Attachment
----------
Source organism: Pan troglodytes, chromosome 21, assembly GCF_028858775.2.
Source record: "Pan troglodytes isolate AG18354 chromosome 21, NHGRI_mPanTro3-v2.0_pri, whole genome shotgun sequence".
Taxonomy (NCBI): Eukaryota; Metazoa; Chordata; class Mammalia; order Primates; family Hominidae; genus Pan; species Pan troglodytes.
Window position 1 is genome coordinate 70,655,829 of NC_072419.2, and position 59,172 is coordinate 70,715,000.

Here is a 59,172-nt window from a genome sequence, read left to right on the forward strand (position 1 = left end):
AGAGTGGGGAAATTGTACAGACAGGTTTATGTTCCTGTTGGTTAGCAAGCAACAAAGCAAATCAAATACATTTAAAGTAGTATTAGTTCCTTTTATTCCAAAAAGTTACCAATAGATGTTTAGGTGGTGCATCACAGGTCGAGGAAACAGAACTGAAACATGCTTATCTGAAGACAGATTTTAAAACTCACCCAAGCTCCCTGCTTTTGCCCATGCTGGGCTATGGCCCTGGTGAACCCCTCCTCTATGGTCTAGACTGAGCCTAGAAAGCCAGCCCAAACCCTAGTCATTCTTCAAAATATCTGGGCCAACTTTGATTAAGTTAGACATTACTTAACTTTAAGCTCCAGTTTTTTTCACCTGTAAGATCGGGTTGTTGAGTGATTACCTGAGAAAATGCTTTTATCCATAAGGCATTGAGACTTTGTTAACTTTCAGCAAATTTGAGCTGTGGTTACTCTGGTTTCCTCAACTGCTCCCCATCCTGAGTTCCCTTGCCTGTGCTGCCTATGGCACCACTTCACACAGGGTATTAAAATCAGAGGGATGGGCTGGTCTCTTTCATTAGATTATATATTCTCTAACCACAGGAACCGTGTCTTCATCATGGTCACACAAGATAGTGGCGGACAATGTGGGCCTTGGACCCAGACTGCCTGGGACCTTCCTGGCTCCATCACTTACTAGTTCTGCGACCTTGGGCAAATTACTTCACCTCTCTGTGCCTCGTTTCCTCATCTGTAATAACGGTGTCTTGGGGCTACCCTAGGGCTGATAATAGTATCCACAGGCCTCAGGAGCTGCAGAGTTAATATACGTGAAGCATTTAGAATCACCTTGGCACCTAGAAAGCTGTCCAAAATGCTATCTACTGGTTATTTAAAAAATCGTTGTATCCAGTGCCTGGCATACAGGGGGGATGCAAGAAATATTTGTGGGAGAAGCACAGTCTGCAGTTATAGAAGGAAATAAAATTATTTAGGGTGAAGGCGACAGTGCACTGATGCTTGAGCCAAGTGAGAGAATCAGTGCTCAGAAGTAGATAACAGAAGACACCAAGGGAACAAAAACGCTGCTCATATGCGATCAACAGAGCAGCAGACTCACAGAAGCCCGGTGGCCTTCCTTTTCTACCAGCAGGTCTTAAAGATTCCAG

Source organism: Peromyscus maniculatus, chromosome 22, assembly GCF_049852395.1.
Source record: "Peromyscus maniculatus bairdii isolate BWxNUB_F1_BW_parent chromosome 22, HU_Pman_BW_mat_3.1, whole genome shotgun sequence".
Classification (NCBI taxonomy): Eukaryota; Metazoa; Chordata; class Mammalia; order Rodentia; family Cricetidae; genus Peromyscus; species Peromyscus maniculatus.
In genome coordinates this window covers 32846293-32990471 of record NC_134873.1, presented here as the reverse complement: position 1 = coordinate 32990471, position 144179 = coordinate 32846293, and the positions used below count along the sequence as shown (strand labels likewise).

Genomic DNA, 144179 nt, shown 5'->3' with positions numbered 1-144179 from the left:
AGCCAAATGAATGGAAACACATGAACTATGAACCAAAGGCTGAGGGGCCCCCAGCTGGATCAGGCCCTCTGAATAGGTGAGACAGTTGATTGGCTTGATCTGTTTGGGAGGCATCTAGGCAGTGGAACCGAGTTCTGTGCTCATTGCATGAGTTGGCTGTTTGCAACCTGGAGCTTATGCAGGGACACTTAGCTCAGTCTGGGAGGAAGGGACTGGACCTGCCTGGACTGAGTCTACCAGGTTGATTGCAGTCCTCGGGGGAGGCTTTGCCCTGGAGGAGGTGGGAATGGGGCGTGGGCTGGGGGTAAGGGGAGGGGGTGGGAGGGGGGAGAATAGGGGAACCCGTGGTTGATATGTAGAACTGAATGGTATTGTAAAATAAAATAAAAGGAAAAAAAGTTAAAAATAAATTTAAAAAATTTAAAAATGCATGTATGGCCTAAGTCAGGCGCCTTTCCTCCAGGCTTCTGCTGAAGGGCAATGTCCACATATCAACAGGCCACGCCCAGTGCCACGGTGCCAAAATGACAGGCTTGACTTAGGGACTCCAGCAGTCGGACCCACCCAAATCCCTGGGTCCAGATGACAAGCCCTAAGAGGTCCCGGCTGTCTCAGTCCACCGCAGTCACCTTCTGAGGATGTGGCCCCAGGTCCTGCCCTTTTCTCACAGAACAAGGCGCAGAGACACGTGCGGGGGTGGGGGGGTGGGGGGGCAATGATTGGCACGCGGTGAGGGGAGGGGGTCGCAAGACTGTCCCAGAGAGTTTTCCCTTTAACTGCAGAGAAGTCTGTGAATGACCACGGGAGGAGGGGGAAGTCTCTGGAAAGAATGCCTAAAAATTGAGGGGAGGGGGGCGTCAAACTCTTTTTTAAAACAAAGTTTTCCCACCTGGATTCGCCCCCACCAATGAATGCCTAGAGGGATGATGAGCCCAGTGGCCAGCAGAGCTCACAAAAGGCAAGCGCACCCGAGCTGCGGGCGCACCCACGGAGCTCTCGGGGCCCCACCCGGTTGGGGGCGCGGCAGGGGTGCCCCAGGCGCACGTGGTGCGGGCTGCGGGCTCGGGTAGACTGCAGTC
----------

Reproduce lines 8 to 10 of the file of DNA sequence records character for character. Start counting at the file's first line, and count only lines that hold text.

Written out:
Source record: "Peromyscus maniculatus bairdii isolate BWxNUB_F1_BW_parent chromosome 22, HU_Pman_BW_mat_3.1, whole genome shotgun sequence".
Classification (NCBI taxonomy): Eukaryota; Metazoa; Chordata; class Mammalia; order Rodentia; family Cricetidae; genus Peromyscus; species Peromyscus maniculatus.
In genome coordinates this window covers 32846293-32990471 of record NC_134873.1, presented here as the reverse complement: position 1 = coordinate 32990471, position 144179 = coordinate 32846293, and the positions used below count along the sequence as shown (strand labels likewise).